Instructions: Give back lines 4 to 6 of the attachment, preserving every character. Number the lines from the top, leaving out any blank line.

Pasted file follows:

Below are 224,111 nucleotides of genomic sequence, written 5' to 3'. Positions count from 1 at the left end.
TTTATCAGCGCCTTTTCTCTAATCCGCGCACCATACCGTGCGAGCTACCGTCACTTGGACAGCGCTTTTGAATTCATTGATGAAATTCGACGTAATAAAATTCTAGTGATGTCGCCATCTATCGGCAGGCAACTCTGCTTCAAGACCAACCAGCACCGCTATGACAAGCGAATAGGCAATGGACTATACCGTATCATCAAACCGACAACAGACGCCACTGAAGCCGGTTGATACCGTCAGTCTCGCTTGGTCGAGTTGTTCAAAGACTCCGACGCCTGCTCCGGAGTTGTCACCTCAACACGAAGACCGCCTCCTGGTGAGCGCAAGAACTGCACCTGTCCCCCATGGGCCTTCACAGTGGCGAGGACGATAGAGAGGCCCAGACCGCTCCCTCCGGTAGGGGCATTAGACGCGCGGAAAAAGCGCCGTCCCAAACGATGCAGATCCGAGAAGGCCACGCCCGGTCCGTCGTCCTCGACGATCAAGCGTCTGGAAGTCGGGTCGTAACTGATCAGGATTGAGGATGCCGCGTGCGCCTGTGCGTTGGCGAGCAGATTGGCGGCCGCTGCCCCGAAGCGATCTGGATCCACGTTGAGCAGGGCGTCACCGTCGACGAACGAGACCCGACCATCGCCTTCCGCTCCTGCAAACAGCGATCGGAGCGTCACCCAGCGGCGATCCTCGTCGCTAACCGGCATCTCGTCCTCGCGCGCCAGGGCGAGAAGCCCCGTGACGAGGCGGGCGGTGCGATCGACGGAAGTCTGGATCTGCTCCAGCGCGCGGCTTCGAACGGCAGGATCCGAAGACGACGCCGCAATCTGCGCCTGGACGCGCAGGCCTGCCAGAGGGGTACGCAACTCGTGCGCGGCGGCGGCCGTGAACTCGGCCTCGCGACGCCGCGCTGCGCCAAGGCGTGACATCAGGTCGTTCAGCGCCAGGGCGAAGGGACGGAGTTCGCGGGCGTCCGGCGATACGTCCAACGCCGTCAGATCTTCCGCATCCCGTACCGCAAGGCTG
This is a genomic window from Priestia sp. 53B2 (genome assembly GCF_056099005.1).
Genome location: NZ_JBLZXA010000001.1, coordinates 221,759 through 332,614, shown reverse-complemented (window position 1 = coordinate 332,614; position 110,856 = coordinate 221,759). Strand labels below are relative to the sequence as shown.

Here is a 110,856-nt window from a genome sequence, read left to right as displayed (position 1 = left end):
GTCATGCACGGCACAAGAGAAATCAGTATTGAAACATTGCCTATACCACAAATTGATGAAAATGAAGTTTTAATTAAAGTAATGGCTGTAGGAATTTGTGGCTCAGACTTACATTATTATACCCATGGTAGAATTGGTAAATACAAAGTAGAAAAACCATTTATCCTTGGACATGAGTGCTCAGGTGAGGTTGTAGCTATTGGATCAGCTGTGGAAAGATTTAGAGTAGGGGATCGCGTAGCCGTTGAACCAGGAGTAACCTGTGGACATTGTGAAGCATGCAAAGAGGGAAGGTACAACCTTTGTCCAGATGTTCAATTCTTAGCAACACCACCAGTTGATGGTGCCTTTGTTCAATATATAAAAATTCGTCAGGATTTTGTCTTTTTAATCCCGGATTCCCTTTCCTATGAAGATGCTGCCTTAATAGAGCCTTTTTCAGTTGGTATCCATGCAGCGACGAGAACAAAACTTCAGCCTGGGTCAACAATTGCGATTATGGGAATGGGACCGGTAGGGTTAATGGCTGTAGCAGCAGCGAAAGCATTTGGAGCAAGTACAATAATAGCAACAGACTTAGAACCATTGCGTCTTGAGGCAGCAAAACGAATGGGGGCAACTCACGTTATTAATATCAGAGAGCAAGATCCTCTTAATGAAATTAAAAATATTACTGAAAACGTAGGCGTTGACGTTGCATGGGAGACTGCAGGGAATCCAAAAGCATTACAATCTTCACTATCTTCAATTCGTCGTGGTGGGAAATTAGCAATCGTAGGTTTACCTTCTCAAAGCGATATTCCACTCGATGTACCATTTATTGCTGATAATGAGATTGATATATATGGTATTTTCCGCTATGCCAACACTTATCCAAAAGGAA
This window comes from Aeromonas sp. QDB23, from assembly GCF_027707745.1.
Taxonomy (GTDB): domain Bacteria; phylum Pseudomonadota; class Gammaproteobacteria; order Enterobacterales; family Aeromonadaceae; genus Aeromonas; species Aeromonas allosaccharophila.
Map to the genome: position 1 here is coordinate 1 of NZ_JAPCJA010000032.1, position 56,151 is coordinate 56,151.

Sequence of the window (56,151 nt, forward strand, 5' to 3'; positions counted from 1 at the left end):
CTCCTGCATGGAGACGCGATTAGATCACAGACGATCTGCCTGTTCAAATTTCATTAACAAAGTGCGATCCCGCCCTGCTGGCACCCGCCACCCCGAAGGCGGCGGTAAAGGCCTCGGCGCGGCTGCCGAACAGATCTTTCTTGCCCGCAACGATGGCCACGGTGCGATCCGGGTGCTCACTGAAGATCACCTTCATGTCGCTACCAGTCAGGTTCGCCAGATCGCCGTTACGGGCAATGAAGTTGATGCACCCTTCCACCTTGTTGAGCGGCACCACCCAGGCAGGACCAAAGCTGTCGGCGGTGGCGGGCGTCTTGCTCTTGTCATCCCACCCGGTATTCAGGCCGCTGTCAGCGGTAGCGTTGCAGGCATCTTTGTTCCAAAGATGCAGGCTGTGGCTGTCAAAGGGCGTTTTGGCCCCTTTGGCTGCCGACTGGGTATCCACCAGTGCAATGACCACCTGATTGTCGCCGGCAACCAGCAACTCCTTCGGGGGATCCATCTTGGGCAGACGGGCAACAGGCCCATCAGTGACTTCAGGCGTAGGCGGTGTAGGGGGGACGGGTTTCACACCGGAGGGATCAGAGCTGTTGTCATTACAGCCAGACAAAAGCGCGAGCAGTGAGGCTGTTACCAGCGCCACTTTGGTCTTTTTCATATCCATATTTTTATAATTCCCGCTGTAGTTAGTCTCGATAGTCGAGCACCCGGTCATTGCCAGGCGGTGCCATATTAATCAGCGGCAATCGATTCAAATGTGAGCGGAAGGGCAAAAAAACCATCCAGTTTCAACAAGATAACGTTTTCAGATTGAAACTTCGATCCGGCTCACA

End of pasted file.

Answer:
Genome location: NZ_JBLZXA010000001.1, coordinates 221,759 through 332,614, shown reverse-complemented (window position 1 = coordinate 332,614; position 110,856 = coordinate 221,759). Strand labels below are relative to the sequence as shown.

Here is a 110,856-nt window from a genome sequence, read left to right as displayed (position 1 = left end):
GTCATGCACGGCACAAGAGAAATCAGTATTGAAACATTGCCTATACCACAAATTGATGAAAATGAAGTTTTAATTAAAGTAATGGCTGTAGGAATTTGTGGCTCAGACTTACATTATTATACCCATGGTAGAATTGGTAAATACAAAGTAGAAAAACCATTTATCCTTGGACATGAGTGCTCAGGTGAGGTTGTAGCTATTGGATCAGCTGTGGAAAGATTTAGAGTAGGGGATCGCGTAGCCGTTGAACCAGGAGTAACCTGTGGACATTGTGAAGCATGCAAAGAGGGAAGGTACAACCTTTGTCCAGATGTTCAATTCTTAGCAACACCACCAGTTGATGGTGCCTTTGTTCAATATATAAAAATTCGTCAGGATTTTGTCTTTTTAATCCCGGATTCCCTTTCCTATGAAGATGCTGCCTTAATAGAGCCTTTTTCAGTTGGTATCCATGCAGCGACGAGAACAAAACTTCAGCCTGGGTCAACAATTGCGATTATGGGAATGGGACCGGTAGGGTTAATGGCTGTAGCAGCAGCGAAAGCATTTGGAGCAAGTACAATAATAGCAACAGACTTAGAACCATTGCGTCTTGAGGCAGCAAAACGAATGGGGGCAACTCACGTTATTAATATCAGAGAGCAAGATCCTCTTAATGAAATTAAAAATATTACTGAAAACGTAGGCGTTGACGTTGCATGGGAGACTGCAGGGAATCCAAAAGCATTACAATCTTCACTATCTTCAATTCGTCGTGGTGGGAAATTAGCAATCGTAGGTTTACCTTCTCAAAGCGATATTCCACTCGATGTACCATTTATTGCTGATAATGAGATTGATATATATGGTATTTTCCGCTATGCCAACACTTATCCAAAAGGAA